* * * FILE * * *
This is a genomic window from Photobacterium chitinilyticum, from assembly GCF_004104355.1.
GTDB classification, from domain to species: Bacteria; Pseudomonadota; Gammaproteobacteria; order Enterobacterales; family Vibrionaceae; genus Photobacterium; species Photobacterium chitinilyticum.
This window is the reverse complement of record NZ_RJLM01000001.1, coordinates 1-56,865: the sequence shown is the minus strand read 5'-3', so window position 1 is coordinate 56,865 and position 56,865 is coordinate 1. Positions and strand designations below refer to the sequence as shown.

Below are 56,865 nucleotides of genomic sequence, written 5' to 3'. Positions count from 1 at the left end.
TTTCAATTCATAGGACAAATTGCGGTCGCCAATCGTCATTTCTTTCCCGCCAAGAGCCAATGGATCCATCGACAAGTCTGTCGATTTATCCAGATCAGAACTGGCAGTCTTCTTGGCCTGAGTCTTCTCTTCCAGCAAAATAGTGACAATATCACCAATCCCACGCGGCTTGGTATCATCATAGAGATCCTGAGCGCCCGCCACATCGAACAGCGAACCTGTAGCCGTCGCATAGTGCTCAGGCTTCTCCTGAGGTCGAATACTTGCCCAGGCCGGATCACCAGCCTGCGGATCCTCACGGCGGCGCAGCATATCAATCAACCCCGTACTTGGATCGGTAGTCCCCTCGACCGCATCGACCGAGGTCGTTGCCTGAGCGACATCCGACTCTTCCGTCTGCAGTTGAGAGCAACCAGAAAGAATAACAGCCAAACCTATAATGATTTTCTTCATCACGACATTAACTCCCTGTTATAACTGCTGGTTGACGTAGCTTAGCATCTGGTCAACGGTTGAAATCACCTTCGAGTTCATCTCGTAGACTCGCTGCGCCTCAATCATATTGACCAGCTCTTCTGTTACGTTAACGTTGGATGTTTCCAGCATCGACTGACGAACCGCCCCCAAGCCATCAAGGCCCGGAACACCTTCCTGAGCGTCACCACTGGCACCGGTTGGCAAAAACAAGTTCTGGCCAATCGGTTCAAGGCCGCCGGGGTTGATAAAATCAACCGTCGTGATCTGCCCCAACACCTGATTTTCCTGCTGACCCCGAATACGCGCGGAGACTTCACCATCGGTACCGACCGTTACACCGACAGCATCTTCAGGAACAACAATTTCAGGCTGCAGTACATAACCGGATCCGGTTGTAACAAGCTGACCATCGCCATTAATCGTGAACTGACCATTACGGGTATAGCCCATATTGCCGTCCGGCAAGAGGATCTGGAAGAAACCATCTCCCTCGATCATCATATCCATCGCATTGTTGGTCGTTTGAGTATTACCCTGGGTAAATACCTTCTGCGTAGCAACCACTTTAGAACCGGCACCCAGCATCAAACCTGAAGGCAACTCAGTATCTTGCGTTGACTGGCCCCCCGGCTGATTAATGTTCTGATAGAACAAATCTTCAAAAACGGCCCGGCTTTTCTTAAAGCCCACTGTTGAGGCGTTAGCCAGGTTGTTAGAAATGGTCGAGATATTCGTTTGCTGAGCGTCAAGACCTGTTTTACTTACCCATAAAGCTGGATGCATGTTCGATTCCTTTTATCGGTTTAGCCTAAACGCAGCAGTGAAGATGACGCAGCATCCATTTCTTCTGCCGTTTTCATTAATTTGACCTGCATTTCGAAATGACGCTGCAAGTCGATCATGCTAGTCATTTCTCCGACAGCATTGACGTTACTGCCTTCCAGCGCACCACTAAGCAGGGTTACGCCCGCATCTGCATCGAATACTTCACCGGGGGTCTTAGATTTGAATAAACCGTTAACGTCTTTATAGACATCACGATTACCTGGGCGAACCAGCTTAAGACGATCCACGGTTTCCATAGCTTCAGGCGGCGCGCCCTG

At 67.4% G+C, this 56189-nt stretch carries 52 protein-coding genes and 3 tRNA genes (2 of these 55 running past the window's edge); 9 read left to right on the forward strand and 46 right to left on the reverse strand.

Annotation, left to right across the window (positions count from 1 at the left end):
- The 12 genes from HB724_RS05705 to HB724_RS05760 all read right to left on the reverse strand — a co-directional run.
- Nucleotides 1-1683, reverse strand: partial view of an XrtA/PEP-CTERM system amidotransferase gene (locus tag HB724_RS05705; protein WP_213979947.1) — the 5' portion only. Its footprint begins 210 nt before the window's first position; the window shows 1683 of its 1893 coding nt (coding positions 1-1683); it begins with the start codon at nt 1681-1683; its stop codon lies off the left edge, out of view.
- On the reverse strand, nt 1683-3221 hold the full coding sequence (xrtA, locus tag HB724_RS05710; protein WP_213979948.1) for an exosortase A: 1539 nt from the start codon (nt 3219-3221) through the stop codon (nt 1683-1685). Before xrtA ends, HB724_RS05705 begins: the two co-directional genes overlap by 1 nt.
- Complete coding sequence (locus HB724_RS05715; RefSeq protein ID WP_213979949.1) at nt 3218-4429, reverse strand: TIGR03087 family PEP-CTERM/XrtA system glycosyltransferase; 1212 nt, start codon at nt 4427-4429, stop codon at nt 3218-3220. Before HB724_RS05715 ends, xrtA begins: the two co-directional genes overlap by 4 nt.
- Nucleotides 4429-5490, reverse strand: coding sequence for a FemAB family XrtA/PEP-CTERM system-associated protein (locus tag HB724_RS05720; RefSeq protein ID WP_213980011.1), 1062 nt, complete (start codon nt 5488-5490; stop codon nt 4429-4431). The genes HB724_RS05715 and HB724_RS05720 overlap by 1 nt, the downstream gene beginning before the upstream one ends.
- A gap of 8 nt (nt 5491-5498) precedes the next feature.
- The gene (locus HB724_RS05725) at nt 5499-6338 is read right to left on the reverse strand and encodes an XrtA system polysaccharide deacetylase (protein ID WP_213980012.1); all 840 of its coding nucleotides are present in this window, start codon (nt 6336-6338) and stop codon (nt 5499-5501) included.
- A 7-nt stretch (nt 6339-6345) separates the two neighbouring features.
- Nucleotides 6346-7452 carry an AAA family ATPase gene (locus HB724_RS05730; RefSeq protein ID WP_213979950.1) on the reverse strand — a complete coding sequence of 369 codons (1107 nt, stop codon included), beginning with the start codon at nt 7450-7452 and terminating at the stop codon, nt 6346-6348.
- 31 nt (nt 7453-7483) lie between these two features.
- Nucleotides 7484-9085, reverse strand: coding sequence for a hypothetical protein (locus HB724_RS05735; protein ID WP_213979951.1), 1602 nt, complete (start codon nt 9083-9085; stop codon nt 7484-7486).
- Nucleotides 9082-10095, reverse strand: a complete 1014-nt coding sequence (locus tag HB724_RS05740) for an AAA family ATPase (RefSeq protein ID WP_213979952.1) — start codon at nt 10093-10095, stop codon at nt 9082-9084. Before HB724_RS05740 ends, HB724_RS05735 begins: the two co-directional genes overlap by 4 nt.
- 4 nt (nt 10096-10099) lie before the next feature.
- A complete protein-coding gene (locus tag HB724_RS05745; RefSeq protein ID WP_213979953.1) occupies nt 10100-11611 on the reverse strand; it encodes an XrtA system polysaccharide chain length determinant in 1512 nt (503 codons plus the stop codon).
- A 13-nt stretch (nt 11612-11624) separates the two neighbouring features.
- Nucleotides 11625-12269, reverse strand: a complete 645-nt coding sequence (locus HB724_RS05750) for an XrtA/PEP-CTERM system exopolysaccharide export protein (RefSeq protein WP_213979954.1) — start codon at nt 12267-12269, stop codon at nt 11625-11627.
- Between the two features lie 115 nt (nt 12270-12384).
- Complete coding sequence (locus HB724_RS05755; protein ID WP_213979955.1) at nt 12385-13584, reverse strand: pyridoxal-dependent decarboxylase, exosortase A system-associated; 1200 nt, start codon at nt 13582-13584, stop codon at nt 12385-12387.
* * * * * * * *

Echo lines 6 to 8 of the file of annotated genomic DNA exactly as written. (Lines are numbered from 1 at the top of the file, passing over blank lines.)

At 67.4% G+C, this 56189-nt stretch carries 52 protein-coding genes and 3 tRNA genes (2 of these 55 running past the window's edge); 9 read left to right on the forward strand and 46 right to left on the reverse strand.

Annotation, left to right across the window (positions count from 1 at the left end):
- The 12 genes from HB724_RS05705 to HB724_RS05760 all read right to left on the reverse strand — a co-directional run.